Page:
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Fit and proper person

Before a labour hire licence can be granted, the Chief Executive must be satisfied that the relevant people are fit and proper to provide labour hire services.

Who needs to be a fit and proper person?

People that need to be fit and proper are:

  • each applicant
  • each proposed nominated officer
  • each executive officer (if the applicant is a corporation).

For partnerships, all partners are applicants and must be fit and proper.

How to establish fitness and propriety

Each of the relevant people will have to declare that they are a fit and proper person to provide labour hire service. A signed copy of the relevant person's declaration must be kept.

To establish if the relevant person is fit and proper the Chief Executive may consider if the person:

  • has been convicted of any serious criminal offences
  • has been convicted of an offence under a relevant law in the past five years
  • has, in the past five years, applied for, or held, a Queensland or interstate labour hire licence that has been refused, suspended, cancelled, had a condition imposed, or disciplinary action taken against
  • has, in the last five years, had applied for, or held, a statutory licence, accreditation or authority to carry out a business or practice in an occupation that has been refused, suspended, cancelled, a condition imposed or disciplinary action taken
  • has been cautioned, suspended, cancelled or refused by a professional or industry body.
  • has been insolvent or disqualified from managing corporations under the Corporations Act 2001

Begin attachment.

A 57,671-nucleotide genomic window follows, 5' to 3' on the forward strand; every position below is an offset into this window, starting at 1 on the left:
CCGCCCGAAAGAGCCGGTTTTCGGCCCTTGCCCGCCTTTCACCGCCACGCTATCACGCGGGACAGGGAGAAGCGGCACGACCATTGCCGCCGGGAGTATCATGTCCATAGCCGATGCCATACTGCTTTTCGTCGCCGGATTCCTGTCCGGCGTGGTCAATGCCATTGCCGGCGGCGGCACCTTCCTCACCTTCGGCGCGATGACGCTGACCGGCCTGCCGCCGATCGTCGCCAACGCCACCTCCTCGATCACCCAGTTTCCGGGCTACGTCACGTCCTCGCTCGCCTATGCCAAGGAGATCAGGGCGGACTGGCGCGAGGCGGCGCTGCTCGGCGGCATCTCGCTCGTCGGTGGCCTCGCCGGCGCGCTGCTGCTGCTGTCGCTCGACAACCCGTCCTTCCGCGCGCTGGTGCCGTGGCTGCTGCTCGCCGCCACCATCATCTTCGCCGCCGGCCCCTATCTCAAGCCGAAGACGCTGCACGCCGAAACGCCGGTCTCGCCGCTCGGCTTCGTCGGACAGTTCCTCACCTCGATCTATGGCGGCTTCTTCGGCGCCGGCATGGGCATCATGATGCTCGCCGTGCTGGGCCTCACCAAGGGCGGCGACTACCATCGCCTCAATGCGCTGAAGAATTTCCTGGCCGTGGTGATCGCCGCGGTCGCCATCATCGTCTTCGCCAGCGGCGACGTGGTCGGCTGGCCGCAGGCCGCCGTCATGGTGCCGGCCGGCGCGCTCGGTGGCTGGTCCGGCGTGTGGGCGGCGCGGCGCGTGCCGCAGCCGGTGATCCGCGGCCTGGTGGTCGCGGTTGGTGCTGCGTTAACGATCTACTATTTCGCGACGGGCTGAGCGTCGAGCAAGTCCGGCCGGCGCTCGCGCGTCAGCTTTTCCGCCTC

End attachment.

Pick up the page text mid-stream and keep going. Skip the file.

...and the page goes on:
• has been an executive officer of a corporation while it was placed into administration, receivership or liquidation
  • is under the control of, or substantially influenced by another person who is not a fit and proper person to provide labour hire services.

The Chief Executive may also make an inquiry about an applicant's criminal history for the purposes of determining whether they are a fit and proper person.

The Chief Executive will consider all relevant factors in deciding if the person is fit and proper. Each case is considered individually, taking into account the seriousness of, and circumstance surrounding the matter in question. The Chief Executive will consider the explanation offered, the relevance of any conviction, rehabilitation and evidence that the matter will not reoccur.

Serious criminal offences

Serious criminal offence means an offence that is punishable on conviction by imprisonment of two years or more (an indictable offence) and involving any of the following:

  • intentional use of violence towards another person
  • causing of death or injury to a person
  • endangerment of the life or health of a person
  • rape or sexual assault of a person
  • indecent treatment of a child
  • child pornography
  • the abduction, kidnapping or deprivation of liberty of a person
  • theft of property
  • importing, exporting, trafficking or producing drugs
  • burglary or the unlawful entry of property
  • importation, sale, misuse or concealment of weapons
  • fraud, dishonesty, extortion or bribery
  • damage or destruction of property or the environment
  • breach of the peace or public order
  • hindrance of, or interference with, the administration of law or justice or the conduct of a government entity or public authority.

Serious criminal offences also includes offences of counselling, procuring, or conspiring to commit any of the above that are also punishable on conviction by imprisonment of two years or more.

Phoenix Taskforce

Illegal phoenix activity is when a new company is created to continue the business of an existing company that has been deliberately liquidated to avoid paying taxes, creditors and employee entitlements. Key government agencies are working together through the Phoenix Taskforce to protect public revenue, businesses and employee entitlements by reducing and deterring illegal phoenix activity. If you suspect phoenix behaviour, you can report it:

  • by calling the phoenix hotline on 1800 807 875
  • by email at phoenixhotlinereferrals [at]
  • online.

Examples of relevant laws

A corresponding law is a law of another state, territory or the Commonwealth that provides for the same matter as a relevant Act or a provision of a relevant Act.

Last updated 01 July 2020